Durango City Council officially approved a building swap between the city and Durango Fire Protection District.
City Manager José Madrigal said a formal resolution to move money from the city’s general fund balance into the general fund to close on the deal will be presented to City Council for a vote at the next regular City Council meeting.
The trade involves River City Hall at 1235 Camino del Rio, owned by the city and rented to the fire department, and the former Durango School District 9-R administration building at 201 East 12th St.
In addition to transferring ownership of River City Hall, the city would pay $3.6 million to DFPD after an assessment by Bob Allen, of the appraisal group Allen & Associates, to determine fair market values of the properties.
The fire department purchased the former school administration building in December for $6.9 million. The Colorado Department of Transportation appraised the River City Hall property at $3.6 million.
Design plans for a new downtown fire station at the River City Hall property -- which houses the current downtown fire station -- were unveiled to the public on July 26, and construction could start as soon as December, according to DFPD Deputy Fire Chief Randy Black.
City Council voted 4-1 in favor of the contract, which was initially set to be approved without discussion on the city’s consent agenda. Councilor Olivier Bosmans, who opposed the contract, requested it to be removed from the consent agenda for a vote.
He repeated the concerns he shared at the July 18 City Council meeting. He said the city hasn’t been transparent enough about negotiations with the fire department, and it should reconsider other locations, such as a train parking lot leased by the city to the Durango & Silverton Narrow Gauge Railroad.
“I continue to believe that we should at least consider the train parking lot and better engage with our community,” he said.
Bosmans said constituents have compared DFPD’s River City Hall project to the city's sewer treatment plant, the Santa Rita Water Reclamation Facility. He said the sewer plant lacked a long-term vision, adding the city is now stuck with a wastewater plant at Santa Rita Park alongside the Animas River.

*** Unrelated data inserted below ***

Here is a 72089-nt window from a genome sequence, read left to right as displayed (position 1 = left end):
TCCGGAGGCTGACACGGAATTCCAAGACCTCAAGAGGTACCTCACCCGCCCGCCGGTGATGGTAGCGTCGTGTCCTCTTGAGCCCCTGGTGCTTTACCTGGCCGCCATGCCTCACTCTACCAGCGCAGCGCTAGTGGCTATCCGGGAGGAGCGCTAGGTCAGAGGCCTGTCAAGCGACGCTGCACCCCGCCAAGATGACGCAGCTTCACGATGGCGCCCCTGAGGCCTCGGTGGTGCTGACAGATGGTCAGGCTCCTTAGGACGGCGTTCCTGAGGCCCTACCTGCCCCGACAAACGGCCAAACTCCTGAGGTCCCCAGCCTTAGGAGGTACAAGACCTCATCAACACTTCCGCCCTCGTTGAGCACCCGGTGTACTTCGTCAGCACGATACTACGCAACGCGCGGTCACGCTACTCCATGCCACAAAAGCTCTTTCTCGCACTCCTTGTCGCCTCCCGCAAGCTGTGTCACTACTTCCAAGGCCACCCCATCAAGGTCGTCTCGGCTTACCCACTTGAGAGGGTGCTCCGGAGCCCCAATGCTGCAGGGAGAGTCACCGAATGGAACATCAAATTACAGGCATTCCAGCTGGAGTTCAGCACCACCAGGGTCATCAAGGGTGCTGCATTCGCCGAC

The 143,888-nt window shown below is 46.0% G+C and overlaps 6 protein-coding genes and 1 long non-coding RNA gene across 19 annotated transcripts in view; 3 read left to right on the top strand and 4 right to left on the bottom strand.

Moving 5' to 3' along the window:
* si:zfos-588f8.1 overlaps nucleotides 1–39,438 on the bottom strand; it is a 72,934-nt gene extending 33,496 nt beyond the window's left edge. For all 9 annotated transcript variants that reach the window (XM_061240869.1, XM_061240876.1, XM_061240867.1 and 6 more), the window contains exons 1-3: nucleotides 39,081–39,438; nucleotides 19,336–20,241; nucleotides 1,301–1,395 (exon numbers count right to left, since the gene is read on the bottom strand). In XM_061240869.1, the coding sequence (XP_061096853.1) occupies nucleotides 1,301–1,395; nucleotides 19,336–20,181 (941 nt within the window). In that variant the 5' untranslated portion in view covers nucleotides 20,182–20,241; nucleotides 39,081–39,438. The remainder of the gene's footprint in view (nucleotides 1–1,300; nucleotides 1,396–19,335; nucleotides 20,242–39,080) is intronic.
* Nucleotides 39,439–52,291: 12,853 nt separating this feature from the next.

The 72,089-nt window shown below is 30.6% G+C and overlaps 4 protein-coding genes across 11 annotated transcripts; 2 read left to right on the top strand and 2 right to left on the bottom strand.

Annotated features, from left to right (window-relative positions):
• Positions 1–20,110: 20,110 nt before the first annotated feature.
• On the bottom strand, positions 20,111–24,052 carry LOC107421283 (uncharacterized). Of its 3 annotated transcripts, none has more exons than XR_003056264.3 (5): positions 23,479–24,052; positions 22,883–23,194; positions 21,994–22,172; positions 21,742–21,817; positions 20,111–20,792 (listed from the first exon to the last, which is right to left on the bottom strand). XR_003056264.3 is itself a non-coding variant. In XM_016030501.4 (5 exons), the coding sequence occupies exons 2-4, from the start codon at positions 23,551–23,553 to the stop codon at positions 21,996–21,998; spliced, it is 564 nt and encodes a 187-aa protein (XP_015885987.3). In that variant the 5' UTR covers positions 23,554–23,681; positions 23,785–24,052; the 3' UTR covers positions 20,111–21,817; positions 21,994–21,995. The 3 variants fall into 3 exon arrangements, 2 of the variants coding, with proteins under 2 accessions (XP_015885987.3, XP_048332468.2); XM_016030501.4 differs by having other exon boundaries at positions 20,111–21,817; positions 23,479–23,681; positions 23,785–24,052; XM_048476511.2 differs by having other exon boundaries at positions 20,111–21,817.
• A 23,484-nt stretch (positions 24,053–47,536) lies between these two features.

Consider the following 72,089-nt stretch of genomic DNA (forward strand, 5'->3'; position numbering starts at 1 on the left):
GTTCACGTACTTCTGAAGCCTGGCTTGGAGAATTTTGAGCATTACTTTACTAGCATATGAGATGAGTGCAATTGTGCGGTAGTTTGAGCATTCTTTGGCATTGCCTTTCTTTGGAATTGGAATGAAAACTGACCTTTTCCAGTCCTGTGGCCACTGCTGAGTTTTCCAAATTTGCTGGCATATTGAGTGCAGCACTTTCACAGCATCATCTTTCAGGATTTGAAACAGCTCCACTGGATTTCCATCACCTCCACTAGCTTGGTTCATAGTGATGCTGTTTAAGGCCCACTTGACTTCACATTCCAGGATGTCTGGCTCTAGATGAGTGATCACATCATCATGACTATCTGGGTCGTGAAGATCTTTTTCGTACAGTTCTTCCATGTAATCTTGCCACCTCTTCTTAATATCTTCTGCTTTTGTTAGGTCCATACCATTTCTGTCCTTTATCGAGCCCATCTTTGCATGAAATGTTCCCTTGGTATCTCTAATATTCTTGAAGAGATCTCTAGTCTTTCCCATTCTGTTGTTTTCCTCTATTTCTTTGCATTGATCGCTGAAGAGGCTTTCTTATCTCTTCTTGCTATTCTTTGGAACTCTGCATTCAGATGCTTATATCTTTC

“The River City Hall is an equally important property along the river and it seems it will be an opportunity lost to integrate the great river Animas into our downtown area,” he said.
The former school administration building is a great opportunity for the city, which intends to turn it into a civic center and police department in the coming years, it’s not just an building acquisition with a $3.5 million payment, he said.
“It will likely be a $50 million taxpayer investment that requires more analysis and scrutiny, including evaluating other existing properties for a new police department,” he said.
And, he said the city hasn’t engaged the community enough about turning River City Hall over to DFPD, but it has had conversations behind closed doors in executive sessions.
Other councilors showed support for the contract.
Councilor Jessika Buell said the fire department looked at dozens of other properties before deciding to rebuild its downtown fire station with improved facilities.
Councilor Gilda Yazzie said Durango residents have been waiting decades for a new fire station.
“I do feel this is to the benefit of the whole community that we move forward with this project,” she said.
Mayor Melissa Youssef said the contract with DFPD is a momentous moment for the city and will have lasting impacts for the fire department.
“We’ve been working on this for so long, since before my time on council,” she said.
Numerous locations have been previously considered, including the D&SNG parking lot. Youssef said a fire station wouldn’t work there because of road medians installed on College Drive near the lot.